Healthy Changes for School Lunches

We sat down with Nancy Rice, president of the School Nutrition Association, to chat about kids' school lunches and what can be done to make them healthier.


Courtesy of School Nutrition Association

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Editor's note: The following questions were asked by the MyRecipes staff and answered by School Nutrition Association President Nancy Rice, M.Ed., RD, LD, SNS.

What is the function of the School Nutrition Association?
School Nutrition Association (SNA) is a non-profit, professional organization representing school nutrition professionals from all 50 states. Our mission is to advance good nutrition for all children, so SNA was a strong voice in support of the Healthy, Hunger-Free Kids Act, enacted in December 2010.

Can you explain the highlights of the Healthy, Hunger-Free Kids Act? What changes will come from this bill?
The Healthy, Hunger-Free Kids Act will update federal nutrition standards for school meals, requiring more fruits, vegetables, and whole grains (and less sodium and calories) in every meal. Schools will receive 6 cents more per school lunch to meet these standards. The new law will also ban junk food from school vending machines and snack bars, and ensure more children from food-insecure homes can benefit from healthy school meals.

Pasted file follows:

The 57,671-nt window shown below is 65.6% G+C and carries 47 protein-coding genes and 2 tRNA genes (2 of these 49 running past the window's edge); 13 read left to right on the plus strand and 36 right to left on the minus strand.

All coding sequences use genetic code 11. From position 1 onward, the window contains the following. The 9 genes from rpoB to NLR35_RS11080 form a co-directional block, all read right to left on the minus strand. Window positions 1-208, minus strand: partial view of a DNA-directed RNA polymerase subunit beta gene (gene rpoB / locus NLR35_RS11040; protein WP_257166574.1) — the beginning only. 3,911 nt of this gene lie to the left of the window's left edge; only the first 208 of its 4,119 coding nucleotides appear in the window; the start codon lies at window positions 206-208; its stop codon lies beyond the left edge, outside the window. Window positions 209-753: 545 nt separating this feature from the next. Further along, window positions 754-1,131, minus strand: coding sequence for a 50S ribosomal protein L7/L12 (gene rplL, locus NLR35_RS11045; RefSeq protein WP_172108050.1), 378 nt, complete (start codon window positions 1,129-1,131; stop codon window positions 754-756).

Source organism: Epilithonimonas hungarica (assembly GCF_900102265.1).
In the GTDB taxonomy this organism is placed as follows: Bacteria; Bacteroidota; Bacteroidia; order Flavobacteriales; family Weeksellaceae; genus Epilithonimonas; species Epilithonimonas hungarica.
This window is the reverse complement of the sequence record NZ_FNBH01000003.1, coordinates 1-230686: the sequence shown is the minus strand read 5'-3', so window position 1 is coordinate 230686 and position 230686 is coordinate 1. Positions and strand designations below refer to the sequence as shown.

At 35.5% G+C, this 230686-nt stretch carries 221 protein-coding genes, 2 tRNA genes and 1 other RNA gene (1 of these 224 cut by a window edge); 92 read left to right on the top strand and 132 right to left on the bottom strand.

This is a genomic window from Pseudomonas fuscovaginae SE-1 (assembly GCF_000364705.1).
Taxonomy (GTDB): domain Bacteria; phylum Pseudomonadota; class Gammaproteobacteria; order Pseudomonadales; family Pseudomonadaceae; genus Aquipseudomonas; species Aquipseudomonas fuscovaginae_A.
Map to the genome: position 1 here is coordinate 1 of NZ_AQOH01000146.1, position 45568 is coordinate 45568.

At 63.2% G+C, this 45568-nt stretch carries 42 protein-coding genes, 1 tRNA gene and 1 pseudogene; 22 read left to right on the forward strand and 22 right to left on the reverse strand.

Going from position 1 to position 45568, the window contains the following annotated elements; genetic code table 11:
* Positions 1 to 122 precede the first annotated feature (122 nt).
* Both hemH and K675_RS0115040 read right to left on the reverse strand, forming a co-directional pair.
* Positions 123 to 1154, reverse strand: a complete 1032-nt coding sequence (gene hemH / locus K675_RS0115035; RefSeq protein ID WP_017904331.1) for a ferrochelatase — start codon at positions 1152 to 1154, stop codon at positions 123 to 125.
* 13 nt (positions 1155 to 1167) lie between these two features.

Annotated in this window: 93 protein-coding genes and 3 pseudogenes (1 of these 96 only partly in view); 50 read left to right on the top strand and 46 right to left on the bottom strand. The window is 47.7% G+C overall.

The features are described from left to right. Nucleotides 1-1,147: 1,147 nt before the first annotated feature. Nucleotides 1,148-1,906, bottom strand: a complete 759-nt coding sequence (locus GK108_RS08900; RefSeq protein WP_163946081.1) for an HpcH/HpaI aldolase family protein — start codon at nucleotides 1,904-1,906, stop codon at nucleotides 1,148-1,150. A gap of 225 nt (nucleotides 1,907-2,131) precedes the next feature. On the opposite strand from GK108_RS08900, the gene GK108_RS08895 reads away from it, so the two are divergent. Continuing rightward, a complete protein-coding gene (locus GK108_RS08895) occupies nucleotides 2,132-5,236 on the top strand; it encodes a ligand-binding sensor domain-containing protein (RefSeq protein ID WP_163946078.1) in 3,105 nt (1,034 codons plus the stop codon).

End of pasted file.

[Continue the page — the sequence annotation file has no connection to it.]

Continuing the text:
Parents want to know: Why is so much processed and breaded food served in school lunches? Why aren’t there more fresh fruits and vegetables on the menu?
Research shows schools nationwide are serving more fresh fruits and vegetables, whole grains, and low-fat dairy items. While some schools are scratch-preparing foods, others struggle to cover the high labor, equipment, and staff training costs associated with scratch-prep. However, thanks to federal nutrition standards which limit fat, saturated fat, and portion size in school meals, most pre-prepared school foods are healthier than many of the processed foods you’ll find in the grocery store.

What improvements are being made to school lunches to make them healthier?
Schools have worked hard to make kid favorites healthy options by switching preparation methods (baking vs. frying) and using healthier ingredients (leaner meats, whole grains). These days, school pizza is often served on whole-grain crust with low-fat cheese and low-sodium sauce. You’ll also find baked sweet potato “fries” or wedges, brown rice, vegetarian choices, and salads. Schools are also launching nutrition education programs to encourage kids to try these healthier foods.

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